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Re: Omissions in IDL sequence and IDL array conversion to ES array

From: Cameron McCormack <cam@mcc.id.au>
Date: Thu, 05 Jan 2012 12:10:30 +1100
Message-ID: <4F04F886.40805@mcc.id.au>
To: João Eiras <joaoe@opera.com>
CC: public-script-coord@w3.org
João Eiras:
> I seriously suggest that objects with a length and numbered properties
> (like "{length:1,0:1}") be supported though. The only practical
> difference with Array is that the object does not inherit the Array
> prototype, and hence does not support its methods, but that is not
> necessary for the host's function implementation.
> ecmascript is flexible enough to allow other object types to be used as
> arrays
> var x = {};
> [].push.call(x, 1);
> [].push.call(x, 2);
> // x == {length: 2, 0: 1, 1: 2}
> jQuery objects are not arrays, yet they have length and numbered
> properties.

This used to be allowed, for the reasons you state.  I mentioned in 
http://www.w3.org/mid/4EEFE632.9010506@mcc.id.au that disallowing it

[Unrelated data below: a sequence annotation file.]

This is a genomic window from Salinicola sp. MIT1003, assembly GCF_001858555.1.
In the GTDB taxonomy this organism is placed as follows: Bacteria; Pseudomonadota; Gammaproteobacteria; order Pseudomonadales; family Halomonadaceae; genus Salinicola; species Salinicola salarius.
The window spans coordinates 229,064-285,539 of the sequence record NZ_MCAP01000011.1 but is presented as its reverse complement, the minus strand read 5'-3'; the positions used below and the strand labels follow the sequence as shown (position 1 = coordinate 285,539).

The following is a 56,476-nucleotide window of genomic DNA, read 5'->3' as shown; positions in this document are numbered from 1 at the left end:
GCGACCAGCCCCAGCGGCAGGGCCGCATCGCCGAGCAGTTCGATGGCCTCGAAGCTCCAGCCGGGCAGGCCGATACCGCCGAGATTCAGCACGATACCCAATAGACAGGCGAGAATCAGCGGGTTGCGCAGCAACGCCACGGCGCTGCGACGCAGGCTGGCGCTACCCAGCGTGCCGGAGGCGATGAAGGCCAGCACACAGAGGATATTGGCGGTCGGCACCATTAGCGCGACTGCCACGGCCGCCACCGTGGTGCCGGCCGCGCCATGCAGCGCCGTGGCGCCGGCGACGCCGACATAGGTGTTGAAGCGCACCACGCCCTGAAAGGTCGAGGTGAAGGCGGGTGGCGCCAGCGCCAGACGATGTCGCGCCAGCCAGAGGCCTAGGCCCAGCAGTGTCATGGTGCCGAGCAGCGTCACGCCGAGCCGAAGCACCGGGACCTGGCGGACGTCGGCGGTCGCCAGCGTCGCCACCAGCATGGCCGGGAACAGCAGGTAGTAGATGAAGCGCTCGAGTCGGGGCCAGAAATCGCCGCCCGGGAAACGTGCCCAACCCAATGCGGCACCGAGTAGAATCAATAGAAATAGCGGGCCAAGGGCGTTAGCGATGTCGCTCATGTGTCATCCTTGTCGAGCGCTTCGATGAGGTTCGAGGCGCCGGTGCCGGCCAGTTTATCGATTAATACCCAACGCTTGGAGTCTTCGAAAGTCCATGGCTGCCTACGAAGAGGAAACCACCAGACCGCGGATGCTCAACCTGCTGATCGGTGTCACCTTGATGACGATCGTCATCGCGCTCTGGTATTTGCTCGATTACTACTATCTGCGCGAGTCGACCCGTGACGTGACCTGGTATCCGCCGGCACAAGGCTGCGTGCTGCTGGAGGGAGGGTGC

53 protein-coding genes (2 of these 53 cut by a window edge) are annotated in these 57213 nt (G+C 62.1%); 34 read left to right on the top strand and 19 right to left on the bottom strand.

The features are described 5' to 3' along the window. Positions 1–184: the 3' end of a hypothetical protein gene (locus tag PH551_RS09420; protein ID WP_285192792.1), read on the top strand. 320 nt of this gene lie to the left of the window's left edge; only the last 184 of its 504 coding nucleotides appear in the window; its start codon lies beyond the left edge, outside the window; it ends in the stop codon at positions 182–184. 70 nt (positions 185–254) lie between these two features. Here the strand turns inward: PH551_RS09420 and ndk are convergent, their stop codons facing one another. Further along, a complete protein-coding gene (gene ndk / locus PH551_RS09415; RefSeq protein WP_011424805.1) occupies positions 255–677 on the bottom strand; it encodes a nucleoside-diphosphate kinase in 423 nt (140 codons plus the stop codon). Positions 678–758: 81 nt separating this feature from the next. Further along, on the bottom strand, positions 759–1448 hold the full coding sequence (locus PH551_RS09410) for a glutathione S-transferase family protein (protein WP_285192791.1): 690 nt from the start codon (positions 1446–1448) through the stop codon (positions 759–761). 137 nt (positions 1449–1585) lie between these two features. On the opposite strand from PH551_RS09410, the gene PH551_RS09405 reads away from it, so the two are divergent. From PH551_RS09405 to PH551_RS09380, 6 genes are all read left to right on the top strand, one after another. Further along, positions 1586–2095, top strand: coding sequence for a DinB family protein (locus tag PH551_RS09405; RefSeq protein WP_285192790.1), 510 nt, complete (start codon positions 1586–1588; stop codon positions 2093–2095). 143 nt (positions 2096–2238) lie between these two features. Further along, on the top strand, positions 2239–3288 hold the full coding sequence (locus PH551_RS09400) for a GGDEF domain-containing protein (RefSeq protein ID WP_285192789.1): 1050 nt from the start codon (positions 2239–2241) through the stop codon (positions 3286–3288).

allows overloading on sequences and dictionaries, and was generally 
helpful in simplifying the overload resolution algorithm.

> Anyone could have their own custom object types which set these
> properties. And if some host function needs an array, then if the native
> object has all the data needed there would be no need for the author to
> recreate the object.

Sure.  You might even think that if there is no overloading present that 
you should be allowed to treat {length:2,...} as a sequence, since 
there's no ambiguity, but I thought it was important to ensure that 
overloading behaviour doesn't change when new overloads are introduced 

> The specification already mentions "platform object that supports
> indexed properties", the same could be allowed for native objects, but
> then functions and Strings would need a special case.

Platform objects are different because they cannot be used as values of 
dictionaries and other types where native (user) objects can be used.
Received on Thursday, 5 January 2012 01:11:01 UTC

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